Hearing loss is often referred to as an "Invisible Disability". There is no wheelchair, no white cane, and no physical indication that an individual may struggle in difficult listening situations.
And yet, statistics show that some 20% of Americans report some degree of hearing loss, with that number reaching as high as 33% by age 65. Imagine that 1 in 5 congregants in your church may not be clearly hearing the messages and music that inspire them each week.
Despite the use of hearing aids and PA systems, individuals with hearing loss still struggle to clearly understand the spoken word. Often, they report "attending worship services" among the top 3 most difficult listening environments. Reverberation, restless children, rustling papers, and even the hum of the HVAC all become amplified- competing for the attention of the congregant. Speech discrimination and intelligibility are of utmost importance in a church setting, and can be impossible to achieve in a public venue with hearing aids alone. Louder is not necessarily better for those with hearing loss, and in most situations increased volume can become incredibly distracting.
Sound is important. It has the power to connect and inspire us. Being able to hear the things we love, like music and messages of inspiration, connects us to each other and helps to create more positive human experiences. Hellen Keller once said, "Blindness separates people from things; deafness separates people from people." Unfortunately, hearing loss can be very isolating at times. Many congregants become disengaged with their worship community, or stop attending services all together when they are unable to fully engage in services.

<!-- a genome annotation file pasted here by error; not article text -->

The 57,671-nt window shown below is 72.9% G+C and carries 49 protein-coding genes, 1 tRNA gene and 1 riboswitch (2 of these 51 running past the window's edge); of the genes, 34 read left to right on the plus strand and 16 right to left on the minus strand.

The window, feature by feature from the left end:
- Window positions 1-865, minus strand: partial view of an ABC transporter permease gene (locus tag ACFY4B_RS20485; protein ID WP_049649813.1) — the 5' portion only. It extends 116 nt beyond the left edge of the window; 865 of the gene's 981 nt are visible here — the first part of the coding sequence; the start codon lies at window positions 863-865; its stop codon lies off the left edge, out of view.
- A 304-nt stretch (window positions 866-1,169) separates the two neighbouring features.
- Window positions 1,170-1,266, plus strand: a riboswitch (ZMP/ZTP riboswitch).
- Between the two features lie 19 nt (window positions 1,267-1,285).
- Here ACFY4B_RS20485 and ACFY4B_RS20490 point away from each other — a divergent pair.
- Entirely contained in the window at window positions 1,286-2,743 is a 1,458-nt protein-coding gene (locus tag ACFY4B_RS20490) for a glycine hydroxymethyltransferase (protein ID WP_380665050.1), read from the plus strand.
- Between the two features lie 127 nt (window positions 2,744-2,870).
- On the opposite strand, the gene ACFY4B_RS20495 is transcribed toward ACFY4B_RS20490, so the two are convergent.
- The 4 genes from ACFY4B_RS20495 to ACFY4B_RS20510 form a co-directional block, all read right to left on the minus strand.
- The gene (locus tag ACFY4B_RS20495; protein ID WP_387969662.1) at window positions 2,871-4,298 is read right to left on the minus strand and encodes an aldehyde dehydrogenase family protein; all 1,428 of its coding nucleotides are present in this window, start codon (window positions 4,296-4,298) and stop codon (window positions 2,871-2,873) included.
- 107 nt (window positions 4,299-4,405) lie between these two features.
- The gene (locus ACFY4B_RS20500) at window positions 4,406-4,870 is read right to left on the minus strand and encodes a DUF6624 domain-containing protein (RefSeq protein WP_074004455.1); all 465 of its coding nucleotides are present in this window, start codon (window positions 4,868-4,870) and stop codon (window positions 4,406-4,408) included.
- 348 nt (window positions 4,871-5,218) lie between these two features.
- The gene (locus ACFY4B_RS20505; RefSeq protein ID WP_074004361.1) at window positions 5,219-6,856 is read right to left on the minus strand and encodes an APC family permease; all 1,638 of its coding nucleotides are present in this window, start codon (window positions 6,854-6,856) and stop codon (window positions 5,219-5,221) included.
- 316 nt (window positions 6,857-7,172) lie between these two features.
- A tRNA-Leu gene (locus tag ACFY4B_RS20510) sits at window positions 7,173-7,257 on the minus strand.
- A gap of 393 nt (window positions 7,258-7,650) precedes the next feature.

Fortunately, there are many things that a church can do to better serve those with hearing loss. Providing an Assistive Listening System in your church can increase attendance and a sense of community within your congregation, help people with hearing loss and language barriers feel less isolated, and most importantly, ensure that everyone hears inspirational messages during weekly worship services.